It’s time for another Friday Reads post and this week my featured book is the cosy crime novel Death at the Caravan Park by Susan Willis. So grab yourself a cuppa, get comfy and let’s find out a bit more about the book and get chatting to Susan.
Clive Thompson heads for Whitley Bay caravan park to finish writing his novel. He’s never had a caravan holiday before and is warmly greeted by the manager, Liz Mathews, who lives on the park. She is single and cares for her ninety year old mother who has Alzheimer’s Disease. Clive meets the people in neighbouring caravans and has an amazing view from his veranda over the sea to St. Mary’s Lighthouse. However, Audrey goes missing during the night and Liz is beside herself with worry. The police are out looking for her, but disillusioned by their efforts, Clive begins his own investigations.
Death at the Caravan Park https://rb.gy/fpe96
Welcome back to my blog, Susan. Can you tell us where the idea for ‘Death at the Caravan Park’ came from?This novel started differently to all my others. Usually, I have an idea or theme and develop the book from that starting point. However, last year my 90 year old mother asked me to take her on a coach trip for the day, called, The Vera Experience.
The trip started in Newcastle-Upon-Tyne with a small TV screen on the coach. At each location they showed a relevant clip of the episode that had been filmed there. We travelled along our beautiful coastline from, North Shields Fish Quay, Tynemouth, Cullercoats, Whitley Bay, Bamburgh, and finally, Holy Island.
There were numerous dead bodies in the episodes en-route, so by the time we reached Whitley Bay, my mind was buzzing with ideas. The coach stopped opposite the causeway over to St. Mary’s Lighthouse and grabbing my trusty old notebook I began to scribble. The old steps from the causeway path would make a great place for a dead body, I thought and grinned.
The coach turned left at the roundabout, and I whispered to Mam, ‘I didn’t know there was a caravan park here?’
Mam nodded. ‘Oh, yes, it’s been here for years.’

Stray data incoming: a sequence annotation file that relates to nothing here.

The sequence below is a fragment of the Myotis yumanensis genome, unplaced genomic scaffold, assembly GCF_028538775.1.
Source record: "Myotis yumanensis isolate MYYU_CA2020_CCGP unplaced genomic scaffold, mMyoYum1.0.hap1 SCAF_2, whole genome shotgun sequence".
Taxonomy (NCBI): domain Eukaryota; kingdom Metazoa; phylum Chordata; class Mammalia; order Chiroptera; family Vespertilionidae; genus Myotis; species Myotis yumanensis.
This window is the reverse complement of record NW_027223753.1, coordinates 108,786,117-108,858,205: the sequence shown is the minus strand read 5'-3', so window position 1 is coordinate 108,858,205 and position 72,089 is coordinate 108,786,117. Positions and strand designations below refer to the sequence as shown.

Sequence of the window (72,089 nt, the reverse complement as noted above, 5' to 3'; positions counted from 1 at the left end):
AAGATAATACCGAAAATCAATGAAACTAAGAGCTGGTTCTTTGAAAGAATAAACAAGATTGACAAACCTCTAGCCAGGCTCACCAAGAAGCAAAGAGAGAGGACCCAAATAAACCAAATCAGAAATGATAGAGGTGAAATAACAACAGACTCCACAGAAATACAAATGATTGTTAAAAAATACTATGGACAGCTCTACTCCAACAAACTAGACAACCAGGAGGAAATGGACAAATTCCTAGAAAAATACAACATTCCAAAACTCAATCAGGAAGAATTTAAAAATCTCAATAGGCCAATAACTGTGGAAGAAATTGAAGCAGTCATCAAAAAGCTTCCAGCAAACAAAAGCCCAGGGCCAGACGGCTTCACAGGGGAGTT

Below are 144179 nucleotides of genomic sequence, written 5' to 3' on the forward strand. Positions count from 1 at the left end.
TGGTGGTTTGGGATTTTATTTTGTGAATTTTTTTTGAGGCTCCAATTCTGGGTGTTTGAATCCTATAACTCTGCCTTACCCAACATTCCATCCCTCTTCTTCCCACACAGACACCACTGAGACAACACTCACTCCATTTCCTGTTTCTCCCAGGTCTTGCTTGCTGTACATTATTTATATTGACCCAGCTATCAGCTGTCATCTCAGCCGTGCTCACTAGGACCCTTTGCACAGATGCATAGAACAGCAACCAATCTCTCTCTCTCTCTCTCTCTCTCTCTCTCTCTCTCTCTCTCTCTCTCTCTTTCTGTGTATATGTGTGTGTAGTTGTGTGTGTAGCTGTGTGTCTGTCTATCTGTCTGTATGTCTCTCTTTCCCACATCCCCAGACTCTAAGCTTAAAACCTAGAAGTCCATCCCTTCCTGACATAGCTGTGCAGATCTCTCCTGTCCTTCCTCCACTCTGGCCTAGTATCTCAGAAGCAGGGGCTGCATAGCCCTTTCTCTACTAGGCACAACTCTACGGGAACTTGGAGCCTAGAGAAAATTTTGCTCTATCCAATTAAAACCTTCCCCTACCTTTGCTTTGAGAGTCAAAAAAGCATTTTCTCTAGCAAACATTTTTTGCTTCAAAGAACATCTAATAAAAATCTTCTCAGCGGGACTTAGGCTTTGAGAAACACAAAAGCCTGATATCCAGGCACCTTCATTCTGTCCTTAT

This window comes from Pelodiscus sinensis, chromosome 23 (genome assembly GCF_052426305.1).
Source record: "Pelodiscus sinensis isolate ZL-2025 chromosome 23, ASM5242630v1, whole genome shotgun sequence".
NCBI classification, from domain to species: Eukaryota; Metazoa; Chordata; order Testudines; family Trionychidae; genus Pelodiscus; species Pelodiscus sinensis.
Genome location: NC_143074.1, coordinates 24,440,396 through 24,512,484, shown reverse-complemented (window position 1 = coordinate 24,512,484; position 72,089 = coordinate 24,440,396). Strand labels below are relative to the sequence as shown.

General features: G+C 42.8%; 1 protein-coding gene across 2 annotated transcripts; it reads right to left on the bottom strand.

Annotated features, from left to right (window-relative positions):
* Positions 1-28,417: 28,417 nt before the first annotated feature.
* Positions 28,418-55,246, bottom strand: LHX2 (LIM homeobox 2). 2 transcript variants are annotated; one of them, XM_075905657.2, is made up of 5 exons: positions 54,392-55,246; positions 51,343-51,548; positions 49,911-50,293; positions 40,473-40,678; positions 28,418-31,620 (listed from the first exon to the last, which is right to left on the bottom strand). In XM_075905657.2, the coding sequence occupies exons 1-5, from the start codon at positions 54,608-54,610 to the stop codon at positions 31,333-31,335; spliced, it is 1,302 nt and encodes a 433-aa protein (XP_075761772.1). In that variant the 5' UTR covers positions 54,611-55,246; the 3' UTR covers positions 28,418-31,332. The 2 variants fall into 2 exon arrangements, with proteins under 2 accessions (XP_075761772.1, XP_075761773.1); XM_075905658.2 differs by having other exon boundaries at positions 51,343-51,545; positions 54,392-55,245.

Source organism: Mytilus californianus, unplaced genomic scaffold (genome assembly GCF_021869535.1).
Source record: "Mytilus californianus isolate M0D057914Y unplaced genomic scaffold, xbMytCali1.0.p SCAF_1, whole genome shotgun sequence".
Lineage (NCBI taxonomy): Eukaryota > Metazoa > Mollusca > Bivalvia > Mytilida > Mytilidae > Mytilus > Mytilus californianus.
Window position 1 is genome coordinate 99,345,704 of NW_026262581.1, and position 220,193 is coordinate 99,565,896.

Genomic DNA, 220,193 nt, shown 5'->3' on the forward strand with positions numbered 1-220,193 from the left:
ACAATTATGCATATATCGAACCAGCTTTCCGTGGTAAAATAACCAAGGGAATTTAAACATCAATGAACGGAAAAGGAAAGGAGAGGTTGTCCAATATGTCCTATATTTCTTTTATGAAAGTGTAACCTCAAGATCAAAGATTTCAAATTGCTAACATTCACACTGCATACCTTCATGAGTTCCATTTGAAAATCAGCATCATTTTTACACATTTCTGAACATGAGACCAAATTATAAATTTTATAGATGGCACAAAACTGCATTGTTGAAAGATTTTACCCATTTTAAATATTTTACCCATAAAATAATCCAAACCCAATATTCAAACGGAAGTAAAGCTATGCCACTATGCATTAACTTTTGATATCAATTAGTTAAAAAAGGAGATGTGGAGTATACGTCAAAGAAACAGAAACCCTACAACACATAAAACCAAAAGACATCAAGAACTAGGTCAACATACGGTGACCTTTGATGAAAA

What a good place for my bumbling sleuth, Clive Thompson to come and finish writing his novel. By the end of the trip, I had the plot for a new novel firmly in my mind.
Mam said, ‘We haven’t had a caravan holiday since you were little?’
This was my light-bulb moment. Why not come and stay in a caravan for a week and research the area, I thought and smiled. So, that’s exactly what we did. The park was split into sections and our caravan was on, Ash Mews, where the veranda faced the sea with a view over to the lighthouse. I spent the week taking loads of photographs and walked around all the local sights to include in my novel. I wrote the plot, and organised chapters linking in the historical facts from nearby, Seaton Delaval Hall.
Knowing the places I’d visited made the novel much easier to write. The descriptions and scenes simply flowed and gave my story a real sense of place. I only hope the good people of Whitley Bay like the novel and think I’ve done justice to the area.
Now I understand the value of staying in an area where a novel is set and know it won’t be the last time I do this for research. In fact, I’m thinking of 2024 and, as a little hint for Clive’s next adventure, I think a stay in Ilkley, Yorkshire, is on the cards.
What a fascinating story, thank you for sharing that Susan. I hope your book flies!
Susan is a published author of eight novels and six novellas with short stories published in Women’s Weekly magazines. She is now retired from Food Technology and scribbles away in County Durham. Writing psychological suspense and cosy-crime novels with strong, lovable North East characters, is her passion. Last year, she brought us, Clive’s Christmas Crusades, set in York. Following the Harrogate Crime Writing Festival, Susan wrote six Curious Casefiles which is now published by Northodox Press.
Her latest cosy-crime novel is, Death at the Caravan Park, set in Whitley Bay.
You can find Susan’s books here: https://amzn.to/2S5UBc8